Rabbi Adele Plotkin wants the mayor of Chino Valley, Arizona to stop praying — at town council meetings.
Plotkin, 66, of Congregation Beit Torah, contacted the American Civil Liberties Union of Arizona about Mayor Chris Marley’s practice of reciting a prayer in the name of Jesus to open the meetings.
“It’s where you are that makes the difference,” Plotkin said. “You’re doing a public prayer in a public government meeting.”
The ACLU has in turn sent a document to the mayor asking the town council to do away with the prayer.
“Chino Valley’s invocation practices are not only unconstitutional, but also bad policy that promote divisiveness and engender discrimination toward religious minorities and non-believers,” it reads.
At a meeting on February 9, Plotkin stood up to protest against the invocation, which Marley began by saying was solely the religious expression of the speaker and anyone who disrupts twice will be thrown out.
“You have disrespected me. You have excluded me. You have violated me with your prayer,” Plotkin said when he finished.
In a video on a local publication’s website, the mayor repeatedly tells her to “please sit down.” Plotkin continues to yell as the mayor talks over her to ask a security officer to escort “this lady out.”
Marley told the Forward that Plotkin was thrown out of the meeting because “she kept disrupting and would not let me speak.”
Ordained at the Rabbinical Seminary International in New York, the Miami-born Plotkin has served as Beit Torah’s rabbi since 2009.
Alessandra Soler, the executive director at the Arizona ACLU, said the issue lies within the fact that the mayor isn’t being inclusive of other religions.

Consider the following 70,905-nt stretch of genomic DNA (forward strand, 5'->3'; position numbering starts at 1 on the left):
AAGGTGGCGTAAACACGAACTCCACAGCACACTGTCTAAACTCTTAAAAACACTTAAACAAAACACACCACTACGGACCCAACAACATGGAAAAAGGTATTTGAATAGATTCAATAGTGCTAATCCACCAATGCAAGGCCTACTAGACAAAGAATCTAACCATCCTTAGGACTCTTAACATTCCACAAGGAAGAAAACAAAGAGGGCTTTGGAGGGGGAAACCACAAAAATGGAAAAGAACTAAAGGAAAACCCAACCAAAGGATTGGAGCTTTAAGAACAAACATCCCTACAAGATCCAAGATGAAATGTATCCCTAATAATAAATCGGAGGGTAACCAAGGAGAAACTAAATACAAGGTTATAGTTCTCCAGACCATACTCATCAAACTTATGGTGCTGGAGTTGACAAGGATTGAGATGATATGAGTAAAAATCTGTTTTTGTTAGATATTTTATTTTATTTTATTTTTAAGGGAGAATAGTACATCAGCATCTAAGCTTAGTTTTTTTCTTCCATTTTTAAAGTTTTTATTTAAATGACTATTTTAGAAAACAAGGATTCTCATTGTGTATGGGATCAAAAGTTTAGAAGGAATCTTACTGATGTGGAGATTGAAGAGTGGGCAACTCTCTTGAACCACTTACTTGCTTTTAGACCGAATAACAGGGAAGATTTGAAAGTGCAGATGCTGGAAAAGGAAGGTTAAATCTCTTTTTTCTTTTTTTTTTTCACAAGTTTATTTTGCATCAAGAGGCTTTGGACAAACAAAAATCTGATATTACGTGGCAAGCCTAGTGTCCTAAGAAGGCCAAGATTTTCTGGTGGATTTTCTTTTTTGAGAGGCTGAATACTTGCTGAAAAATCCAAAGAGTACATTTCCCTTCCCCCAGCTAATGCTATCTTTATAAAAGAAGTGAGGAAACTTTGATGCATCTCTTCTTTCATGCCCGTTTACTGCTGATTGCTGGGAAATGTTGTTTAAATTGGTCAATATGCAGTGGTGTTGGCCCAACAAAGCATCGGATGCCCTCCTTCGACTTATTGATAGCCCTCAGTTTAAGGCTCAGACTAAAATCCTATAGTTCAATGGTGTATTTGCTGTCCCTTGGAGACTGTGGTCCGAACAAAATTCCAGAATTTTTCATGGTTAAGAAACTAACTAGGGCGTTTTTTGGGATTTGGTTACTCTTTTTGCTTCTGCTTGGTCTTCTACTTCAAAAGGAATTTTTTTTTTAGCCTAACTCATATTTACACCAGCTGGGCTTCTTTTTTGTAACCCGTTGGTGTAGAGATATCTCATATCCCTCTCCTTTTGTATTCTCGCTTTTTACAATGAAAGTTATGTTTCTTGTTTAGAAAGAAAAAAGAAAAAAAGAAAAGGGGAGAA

“The government should never act in a way where they put one religion on a pedestal,” Soler said, adding that the way Marley is acting is “the opposite of civil inclusion.”
She admitted Plotkin did disrupt the February 9 meeting, but that in her defense, she thought there was going to be a moment of silence, not an invocation.
The local press had recently alerted Plotkin about a Jewish resident who had come forward in December concerned about Marley’s practice of reciting a Christian invocation. The rabbi had never attended these town hall meetings, but had been reassured two years ago by previous council members that the invocation was inclusive. She said the mayor had earlier announced that a moment of silence would replace the invocation at the February 9 meeting.
“Only he wasn’t honest,” Plotkin said.
The ACLU tries to settle as much as possible out of court and it is waiting to hear what the mayor and town attorney say regarding its letter. Marley is confident the invocation doesn’t violate the constitution.
“I plan on continuing the invocation because we have that right,” he said.